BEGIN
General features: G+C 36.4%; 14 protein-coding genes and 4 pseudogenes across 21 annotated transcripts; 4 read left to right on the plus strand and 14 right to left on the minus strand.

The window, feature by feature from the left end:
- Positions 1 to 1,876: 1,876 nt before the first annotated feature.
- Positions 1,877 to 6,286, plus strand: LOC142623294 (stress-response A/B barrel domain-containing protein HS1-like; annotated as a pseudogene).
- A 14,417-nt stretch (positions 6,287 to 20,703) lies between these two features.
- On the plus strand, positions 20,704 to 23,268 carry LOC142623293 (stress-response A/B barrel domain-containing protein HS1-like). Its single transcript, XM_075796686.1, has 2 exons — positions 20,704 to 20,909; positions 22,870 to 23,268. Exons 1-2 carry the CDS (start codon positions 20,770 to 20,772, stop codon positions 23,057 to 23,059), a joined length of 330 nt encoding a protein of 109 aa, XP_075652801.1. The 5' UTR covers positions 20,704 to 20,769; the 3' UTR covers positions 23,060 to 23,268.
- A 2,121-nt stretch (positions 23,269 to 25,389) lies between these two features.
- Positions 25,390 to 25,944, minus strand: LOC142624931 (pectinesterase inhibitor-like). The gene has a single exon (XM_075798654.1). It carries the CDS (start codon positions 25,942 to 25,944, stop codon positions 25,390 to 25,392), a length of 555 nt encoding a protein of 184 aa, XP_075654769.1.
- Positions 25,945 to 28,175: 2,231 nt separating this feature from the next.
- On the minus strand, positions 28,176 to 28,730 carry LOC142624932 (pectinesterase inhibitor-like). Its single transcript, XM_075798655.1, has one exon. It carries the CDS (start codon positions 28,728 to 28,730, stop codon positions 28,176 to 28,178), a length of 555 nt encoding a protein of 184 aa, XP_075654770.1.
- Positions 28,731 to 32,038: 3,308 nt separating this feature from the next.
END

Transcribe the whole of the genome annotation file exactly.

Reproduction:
General features: G+C 36.4%; 14 protein-coding genes and 4 pseudogenes across 21 annotated transcripts; 4 read left to right on the plus strand and 14 right to left on the minus strand.

The window, feature by feature from the left end:
- Positions 1 to 1,876: 1,876 nt before the first annotated feature.
- Positions 1,877 to 6,286, plus strand: LOC142623294 (stress-response A/B barrel domain-containing protein HS1-like; annotated as a pseudogene).
- A 14,417-nt stretch (positions 6,287 to 20,703) lies between these two features.
- On the plus strand, positions 20,704 to 23,268 carry LOC142623293 (stress-response A/B barrel domain-containing protein HS1-like). Its single transcript, XM_075796686.1, has 2 exons — positions 20,704 to 20,909; positions 22,870 to 23,268. Exons 1-2 carry the CDS (start codon positions 20,770 to 20,772, stop codon positions 23,057 to 23,059), a joined length of 330 nt encoding a protein of 109 aa, XP_075652801.1. The 5' UTR covers positions 20,704 to 20,769; the 3' UTR covers positions 23,060 to 23,268.
- A 2,121-nt stretch (positions 23,269 to 25,389) lies between these two features.
- Positions 25,390 to 25,944, minus strand: LOC142624931 (pectinesterase inhibitor-like). The gene has a single exon (XM_075798654.1). It carries the CDS (start codon positions 25,942 to 25,944, stop codon positions 25,390 to 25,392), a length of 555 nt encoding a protein of 184 aa, XP_075654769.1.
- Positions 25,945 to 28,175: 2,231 nt separating this feature from the next.
- On the minus strand, positions 28,176 to 28,730 carry LOC142624932 (pectinesterase inhibitor-like). Its single transcript, XM_075798655.1, has one exon. It carries the CDS (start codon positions 28,728 to 28,730, stop codon positions 28,176 to 28,178), a length of 555 nt encoding a protein of 184 aa, XP_075654770.1.
- Positions 28,731 to 32,038: 3,308 nt separating this feature from the next.